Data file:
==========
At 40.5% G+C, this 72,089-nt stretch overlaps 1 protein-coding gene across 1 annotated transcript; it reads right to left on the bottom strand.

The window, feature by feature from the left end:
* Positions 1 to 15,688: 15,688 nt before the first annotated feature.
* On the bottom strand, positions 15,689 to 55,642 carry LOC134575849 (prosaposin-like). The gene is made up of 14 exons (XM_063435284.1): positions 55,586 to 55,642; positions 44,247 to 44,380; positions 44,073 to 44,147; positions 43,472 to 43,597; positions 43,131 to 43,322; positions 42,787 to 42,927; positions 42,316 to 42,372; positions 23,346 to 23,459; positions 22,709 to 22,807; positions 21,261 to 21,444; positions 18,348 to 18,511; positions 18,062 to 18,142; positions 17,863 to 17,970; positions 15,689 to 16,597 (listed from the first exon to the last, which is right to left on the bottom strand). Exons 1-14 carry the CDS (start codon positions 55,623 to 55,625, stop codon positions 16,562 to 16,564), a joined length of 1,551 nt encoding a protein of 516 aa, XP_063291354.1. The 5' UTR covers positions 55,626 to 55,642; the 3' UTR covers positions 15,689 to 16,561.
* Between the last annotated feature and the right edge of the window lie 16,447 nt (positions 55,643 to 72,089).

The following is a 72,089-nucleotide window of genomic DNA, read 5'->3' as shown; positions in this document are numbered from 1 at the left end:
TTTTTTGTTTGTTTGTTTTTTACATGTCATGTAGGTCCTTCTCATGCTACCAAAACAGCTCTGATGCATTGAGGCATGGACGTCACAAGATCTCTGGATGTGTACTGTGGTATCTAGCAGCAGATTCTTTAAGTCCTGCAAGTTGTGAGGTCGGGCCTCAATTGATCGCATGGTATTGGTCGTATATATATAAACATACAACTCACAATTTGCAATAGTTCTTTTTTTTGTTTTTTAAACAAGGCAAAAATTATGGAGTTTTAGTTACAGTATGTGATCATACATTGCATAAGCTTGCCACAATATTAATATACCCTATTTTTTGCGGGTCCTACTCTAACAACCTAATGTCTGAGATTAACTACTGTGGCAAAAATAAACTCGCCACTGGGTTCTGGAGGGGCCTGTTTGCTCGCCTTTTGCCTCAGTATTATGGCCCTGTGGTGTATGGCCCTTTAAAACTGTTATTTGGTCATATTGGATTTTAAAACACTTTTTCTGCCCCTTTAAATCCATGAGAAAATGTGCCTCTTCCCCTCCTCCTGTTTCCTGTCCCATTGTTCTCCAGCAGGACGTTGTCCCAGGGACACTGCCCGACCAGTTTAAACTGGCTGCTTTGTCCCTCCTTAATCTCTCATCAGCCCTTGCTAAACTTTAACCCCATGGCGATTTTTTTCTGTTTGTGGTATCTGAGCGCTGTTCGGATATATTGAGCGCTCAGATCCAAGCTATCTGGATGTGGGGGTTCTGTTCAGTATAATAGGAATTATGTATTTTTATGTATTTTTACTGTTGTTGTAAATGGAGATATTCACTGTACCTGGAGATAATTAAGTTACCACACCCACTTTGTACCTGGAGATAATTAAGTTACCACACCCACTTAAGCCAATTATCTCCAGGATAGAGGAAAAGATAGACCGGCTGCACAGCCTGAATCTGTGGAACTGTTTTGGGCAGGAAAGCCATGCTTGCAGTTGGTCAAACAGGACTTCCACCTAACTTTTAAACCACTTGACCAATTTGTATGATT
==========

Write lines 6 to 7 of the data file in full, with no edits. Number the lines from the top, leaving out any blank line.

The following is a 72,089-nucleotide window of genomic DNA, read 5'->3' as shown; positions in this document are numbered from 1 at the left end:
TTTTTTGTTTGTTTGTTTTTTACATGTCATGTAGGTCCTTCTCATGCTACCAAAACAGCTCTGATGCATTGAGGCATGGACGTCACAAGATCTCTGGATGTGTACTGTGGTATCTAGCAGCAGATTCTTTAAGTCCTGCAAGTTGTGAGGTCGGGCCTCAATTGATCGCATGGTATTGGTCGTATATATATAAACATACAACTCACAATTTGCAATAGTTCTTTTTTTTGTTTTTTAAACAAGGCAAAAATTATGGAGTTTTAGTTACAGTATGTGATCATACATTGCATAAGCTTGCCACAATATTAATATACCCTATTTTTTGCGGGTCCTACTCTAACAACCTAATGTCTGAGATTAACTACTGTGGCAAAAATAAACTCGCCACTGGGTTCTGGAGGGGCCTGTTTGCTCGCCTTTTGCCTCAGTATTATGGCCCTGTGGTGTATGGCCCTTTAAAACTGTTATTTGGTCATATTGGATTTTAAAACACTTTTTCTGCCCCTTTAAATCCATGAGAAAATGTGCCTCTTCCCCTCCTCCTGTTTCCTGTCCCATTGTTCTCCAGCAGGACGTTGTCCCAGGGACACTGCCCGACCAGTTTAAACTGGCTGCTTTGTCCCTCCTTAATCTCTCATCAGCCCTTGCTAAACTTTAACCCCATGGCGATTTTTTTCTGTTTGTGGTATCTGAGCGCTGTTCGGATATATTGAGCGCTCAGATCCAAGCTATCTGGATGTGGGGGTTCTGTTCAGTATAATAGGAATTATGTATTTTTATGTATTTTTACTGTTGTTGTAAATGGAGATATTCACTGTACCTGGAGATAATTAAGTTACCACACCCACTTTGTACCTGGAGATAATTAAGTTACCACACCCACTTAAGCCAATTATCTCCAGGATAGAGGAAAAGATAGACCGGCTGCACAGCCTGAATCTGTGGAACTGTTTTGGGCAGGAAAGCCATGCTTGCAGTTGGTCAAACAGGACTTCCACCTAACTTTTAAACCACTTGACCAATTTGTATGATT